Cramsie has little to offer to ongoing debates about the politics of chorography, nor does he question how and why the idiosyncratic Moryson
departs from that genre.
Bargrave's diary is most informative in describing the poor economic conditions endured by the subject populations of the Ottoman Empire; and similarly to Moryson
, he identifies the Greeks collectively by their religion.
One might object that Elizabethan and Jacobean justice was every bit as cruel and bloody as the awful spectacle that Moryson
remarked that, among the foreigners in Rome, Germans were the most isolated ethnic group, "never attaining the perfect use of any forreigne Language, be it never so easy.
, An Itinerary, i, 88; John Reresby, Memoirs & Travels (London, 1904), 60, Lassels, An Italian Voyage, ii, 252; De Cotte, Voyage d'Italie, 234; Mortoft, His Book, 185; Comte de Caylus, Voyage d'Italie, 1714-1715 (Paris, 1914), 110.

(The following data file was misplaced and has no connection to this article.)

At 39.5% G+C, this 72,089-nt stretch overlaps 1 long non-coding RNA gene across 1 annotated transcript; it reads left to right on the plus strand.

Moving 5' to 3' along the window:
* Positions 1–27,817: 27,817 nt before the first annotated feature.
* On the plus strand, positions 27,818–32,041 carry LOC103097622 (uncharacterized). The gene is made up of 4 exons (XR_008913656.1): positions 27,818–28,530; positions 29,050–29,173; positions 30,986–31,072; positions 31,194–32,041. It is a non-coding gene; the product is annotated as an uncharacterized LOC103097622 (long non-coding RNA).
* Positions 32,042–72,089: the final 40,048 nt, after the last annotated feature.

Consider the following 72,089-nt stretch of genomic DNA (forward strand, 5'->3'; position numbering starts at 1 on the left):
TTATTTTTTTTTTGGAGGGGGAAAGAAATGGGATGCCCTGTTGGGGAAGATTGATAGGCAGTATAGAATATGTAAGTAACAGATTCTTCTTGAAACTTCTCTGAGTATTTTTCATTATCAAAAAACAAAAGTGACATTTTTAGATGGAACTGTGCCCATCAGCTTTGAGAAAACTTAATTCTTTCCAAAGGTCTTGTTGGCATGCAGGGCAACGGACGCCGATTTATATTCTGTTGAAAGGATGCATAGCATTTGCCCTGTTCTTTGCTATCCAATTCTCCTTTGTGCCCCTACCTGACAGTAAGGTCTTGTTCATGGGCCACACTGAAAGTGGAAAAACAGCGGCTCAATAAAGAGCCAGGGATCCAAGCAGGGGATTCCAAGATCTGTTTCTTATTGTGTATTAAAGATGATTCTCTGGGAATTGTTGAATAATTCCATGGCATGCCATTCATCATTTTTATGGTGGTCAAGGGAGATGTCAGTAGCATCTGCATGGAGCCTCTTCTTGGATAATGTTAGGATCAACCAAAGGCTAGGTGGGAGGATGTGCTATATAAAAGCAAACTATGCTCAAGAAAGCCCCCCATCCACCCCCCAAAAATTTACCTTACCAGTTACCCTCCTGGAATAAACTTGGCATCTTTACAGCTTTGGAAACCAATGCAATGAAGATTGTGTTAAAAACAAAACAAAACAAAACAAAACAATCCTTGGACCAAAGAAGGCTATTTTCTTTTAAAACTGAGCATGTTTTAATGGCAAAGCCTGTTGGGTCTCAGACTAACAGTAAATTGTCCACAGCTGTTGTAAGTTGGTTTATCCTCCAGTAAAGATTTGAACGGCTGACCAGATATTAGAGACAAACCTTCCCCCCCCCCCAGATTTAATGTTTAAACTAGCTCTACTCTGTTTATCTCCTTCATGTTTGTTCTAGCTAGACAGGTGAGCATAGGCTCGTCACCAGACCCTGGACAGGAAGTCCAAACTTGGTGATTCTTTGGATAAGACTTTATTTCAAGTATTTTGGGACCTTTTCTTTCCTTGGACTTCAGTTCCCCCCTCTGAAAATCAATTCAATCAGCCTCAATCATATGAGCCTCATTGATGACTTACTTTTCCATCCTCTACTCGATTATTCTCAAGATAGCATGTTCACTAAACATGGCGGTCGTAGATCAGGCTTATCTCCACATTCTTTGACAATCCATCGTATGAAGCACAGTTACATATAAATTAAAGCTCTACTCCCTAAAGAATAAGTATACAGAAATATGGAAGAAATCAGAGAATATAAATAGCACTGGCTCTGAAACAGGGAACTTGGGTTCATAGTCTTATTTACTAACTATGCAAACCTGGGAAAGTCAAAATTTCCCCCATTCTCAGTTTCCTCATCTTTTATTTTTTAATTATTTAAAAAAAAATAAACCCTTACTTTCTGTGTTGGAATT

The English traveller Fynes Moryson
(1566-1630) similarly claimed that "In our time some Gentlemen and Commanders from the warres of Netherland brought in the custome of the Germans large garaussing.
quotation, above) the speaker might naturally connect it with his having 'gone here and there' (Sonnet 110, 1), and having consorted with 'unknown mindes' (Sonnet 117, 5).
However, an essay in English largely based on it, apparently written in the hand of Richard Moryson
, is to be found in the Public Record Office.
On the subject of German dancing, Moryson
concludes, 'And for other kyndes of daunces they haue none'.
Keith Thomas won two sets, beating Slaweck Moryson
3-1 and Chris Douglas in straight games.
For instance, Shakespeare's contemporary Fynes Moryson
wrote a popular account of his travels through Europe, where he noted this observation: Fynes Moryson
, An Itinerary, London, 1617; referenced in M.
Mancall, "Introduction: What Fynes Moryson
Knew"; Mary C.